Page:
Carport or Garage?

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Deciding between a carport or garage isn’t always easy. You know that you want your car, boat or ATV protected from the elements, but what’s the most cost-effective way to provide shelter?

Choosing either a carport or garage will depend on your priorities, preferences and budget.

Building a Carport — Is it Worth It?

Carports aren’t complete structures. Most of the time, at least two sides of the carport are open, sometimes all four. That means it’s much easier to get approval from the town to build, if a permit is needed at all. It also means it’s much less expensive — fewer materials means lower costs. A carport can also be erected quickly, since the design is rather simple.

While low costs, less hassle and a fast build are all attractive, carports also feature some drawbacks. For example, since it’s not an enclosed space, your vehicles won’t be fully protected from the weather.

Also, since a carport isn’t secure, you can’t use it for storage. Typically, carports aren’t as aesthetically pleasing as a garage either, so it won’t add to your home’s curb appeal.

Building a Garage — It’s a Functional Investment

When building a garage, you have to go through the necessary steps to obtain a valid building permit. That may mean paying a fee and submitting building plans. Garages take longer to build and they’re more expensive — you’re paying for more materials and labor.

However, once your new garage is complete, you have a durable, quality outbuilding that not only features a range of functions, but also adds to your home’s value.

Garages give your vehicles complete coverage from the elements. Rain, snow, hail, wind — your vehicles are 100 percent protected.

A garage is a secure building you can lock. They’re also usually bigger than carports. This means you have extra space for a work area or for storage. You can leave your tools or boxes of valuables inside without a care.

If you plan on selling your home one day, a garage makes it more attractive to prospective buyers. Plus, if you match the exterior style to your home, it enhances your property’s curb appeal, which only means a higher selling price.

Is a Carport or Garage Right for You?

Choosing between a carport or garage takes thought, but when you examine all the pros and cons, it’s clear a garage is the best long-term investment. Call A-Shed USA to get a free quote on our custom garages, and we’ll help your vision come to life.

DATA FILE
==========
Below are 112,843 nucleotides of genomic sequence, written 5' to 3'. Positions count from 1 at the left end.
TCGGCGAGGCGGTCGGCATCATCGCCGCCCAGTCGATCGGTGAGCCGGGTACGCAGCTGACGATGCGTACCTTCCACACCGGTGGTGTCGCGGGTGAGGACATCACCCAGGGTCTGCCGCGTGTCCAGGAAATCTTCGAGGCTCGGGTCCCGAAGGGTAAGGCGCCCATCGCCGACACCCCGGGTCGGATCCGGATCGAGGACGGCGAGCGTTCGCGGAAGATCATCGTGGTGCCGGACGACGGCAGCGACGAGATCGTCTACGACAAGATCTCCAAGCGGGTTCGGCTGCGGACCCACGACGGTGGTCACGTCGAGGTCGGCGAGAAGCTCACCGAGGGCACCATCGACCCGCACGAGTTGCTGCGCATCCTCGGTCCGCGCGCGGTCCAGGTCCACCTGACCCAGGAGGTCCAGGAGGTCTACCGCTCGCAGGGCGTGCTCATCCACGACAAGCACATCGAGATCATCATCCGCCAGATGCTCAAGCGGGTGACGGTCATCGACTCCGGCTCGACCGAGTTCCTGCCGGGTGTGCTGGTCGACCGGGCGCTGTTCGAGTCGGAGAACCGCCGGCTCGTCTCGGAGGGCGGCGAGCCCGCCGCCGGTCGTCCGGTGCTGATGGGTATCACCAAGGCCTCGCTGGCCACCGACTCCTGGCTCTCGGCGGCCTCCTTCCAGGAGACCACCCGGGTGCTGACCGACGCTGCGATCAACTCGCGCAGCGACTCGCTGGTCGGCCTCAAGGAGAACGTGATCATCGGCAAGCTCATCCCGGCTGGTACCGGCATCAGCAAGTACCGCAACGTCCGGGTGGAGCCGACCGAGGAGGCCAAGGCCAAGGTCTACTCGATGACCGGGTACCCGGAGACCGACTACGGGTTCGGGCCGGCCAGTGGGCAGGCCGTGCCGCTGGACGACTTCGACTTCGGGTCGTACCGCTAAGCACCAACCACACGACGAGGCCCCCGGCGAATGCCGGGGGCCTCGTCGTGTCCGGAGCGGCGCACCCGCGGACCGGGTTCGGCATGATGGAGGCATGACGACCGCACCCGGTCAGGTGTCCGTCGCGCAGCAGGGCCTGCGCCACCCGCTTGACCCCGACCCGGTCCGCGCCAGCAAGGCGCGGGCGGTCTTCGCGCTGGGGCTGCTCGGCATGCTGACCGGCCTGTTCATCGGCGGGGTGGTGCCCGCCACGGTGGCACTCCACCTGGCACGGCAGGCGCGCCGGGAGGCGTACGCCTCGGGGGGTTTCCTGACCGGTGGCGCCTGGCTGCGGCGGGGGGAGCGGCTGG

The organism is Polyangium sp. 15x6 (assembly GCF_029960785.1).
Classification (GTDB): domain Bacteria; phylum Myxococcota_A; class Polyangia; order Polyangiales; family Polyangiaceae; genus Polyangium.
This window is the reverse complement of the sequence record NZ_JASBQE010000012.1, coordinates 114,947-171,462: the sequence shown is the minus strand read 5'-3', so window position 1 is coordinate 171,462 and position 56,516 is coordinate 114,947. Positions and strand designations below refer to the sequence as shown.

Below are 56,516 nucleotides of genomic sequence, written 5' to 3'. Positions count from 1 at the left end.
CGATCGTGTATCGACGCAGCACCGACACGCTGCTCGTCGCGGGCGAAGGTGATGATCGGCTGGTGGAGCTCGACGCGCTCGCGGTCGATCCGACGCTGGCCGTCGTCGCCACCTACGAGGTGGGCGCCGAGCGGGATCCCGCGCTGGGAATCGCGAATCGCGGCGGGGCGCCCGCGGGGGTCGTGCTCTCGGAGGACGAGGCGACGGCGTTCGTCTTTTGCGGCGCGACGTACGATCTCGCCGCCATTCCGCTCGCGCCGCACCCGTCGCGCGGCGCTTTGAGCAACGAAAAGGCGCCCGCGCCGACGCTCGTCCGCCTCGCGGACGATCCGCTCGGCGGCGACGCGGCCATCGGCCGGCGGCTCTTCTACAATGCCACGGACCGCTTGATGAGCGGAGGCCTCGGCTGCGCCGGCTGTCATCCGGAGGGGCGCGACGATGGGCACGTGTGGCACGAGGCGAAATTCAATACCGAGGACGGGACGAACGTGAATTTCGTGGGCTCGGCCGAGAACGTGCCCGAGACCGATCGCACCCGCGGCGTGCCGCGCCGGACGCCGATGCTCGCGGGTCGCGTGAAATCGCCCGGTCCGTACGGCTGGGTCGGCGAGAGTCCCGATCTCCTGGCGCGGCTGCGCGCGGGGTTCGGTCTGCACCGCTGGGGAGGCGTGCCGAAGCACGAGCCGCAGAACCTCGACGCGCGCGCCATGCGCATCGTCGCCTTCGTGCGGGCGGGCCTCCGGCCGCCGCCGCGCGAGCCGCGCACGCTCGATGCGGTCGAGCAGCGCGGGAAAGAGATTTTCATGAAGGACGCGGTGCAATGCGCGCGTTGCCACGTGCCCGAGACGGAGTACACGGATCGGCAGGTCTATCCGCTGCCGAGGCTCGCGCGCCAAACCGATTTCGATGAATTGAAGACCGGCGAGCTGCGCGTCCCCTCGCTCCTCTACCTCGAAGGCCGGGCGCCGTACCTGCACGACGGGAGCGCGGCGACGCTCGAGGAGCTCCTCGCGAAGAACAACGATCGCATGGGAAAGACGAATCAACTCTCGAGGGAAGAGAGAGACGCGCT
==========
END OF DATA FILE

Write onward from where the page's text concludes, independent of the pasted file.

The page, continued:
build a shed

How to Decide Where to Build a Shed

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Knowing where to build a shed doesn’t come to you in an instant. It takes research, thought and advice. Storage sheds have so many requirements. They have to be durable, big enough to hold your items, in compliance with local building code and more.

Before you make your decision on where to build a shed, go through the following steps.

Determine Building Dimensions

First, think about how large your shed should be. Measure your lawnmower. Sketch out dimensions for shelving and an area for your tool bench. Don’t invest in a shed that you’ll outgrow immediately. Build a shed that will give you all the space you need. Once you have the right dimensions on paper, it will be easier to determine where the shed should go.

Check Local Building Code

Next, check in with your town’s zoning office. Each town has its own municipal standards for additional buildings on your property. You will have to submit your plans eventually, before you can break ground, so it’s best to make sure your plans will meet code standards in the planning stage.

Some towns require a certain amount of clearance around a shed or garage, so examining code standards can help you narrow down your placement options.

Think About Accessibility

When you’re thinking about where to build a shed, it comes down to accessibility. Will the shed’s central purpose be extra storage? Then don’t position it too far from your home — you want to be able to retrieve your items easily, as needed.

Will your shed’s main purpose be to house gardening tools and your lawnmower? Build it close to your gardens.

Consider Curb Appeal

Think about how the shed will look from the street. If you’re building a gorgeous new shed that will match your home’s exterior, there’s no reason to hide it away in the corner of your yard! Don’t be afraid to show off your new outbuilding — it can increase your curb appeal and overall home value.

Light and Heat Are Important Factors

Consider the amount of sunlight that will reach your shed. Heat from the sun’s UV-rays will age your shed faster than if it’s in the shade. Then again, putting your shed too close to a tree can result in foundational instability from the tree’s growing roots.

Scout the Terrain

Finally, it’s important to make sure you’re building your shed on a solid, even patch of land. A building is only as sturdy as its foundation, so it’s vitally important to scout the terrain before you come to a decision. Check for buried gas and water lines underneath as well.

A-Shed USA can help you determine where to build a shed on your property — we offer free onsite consultations. With well over 20 years of experience, we’re the team you can trust for high-quality materials, detailed construction and sound advice. Call us today.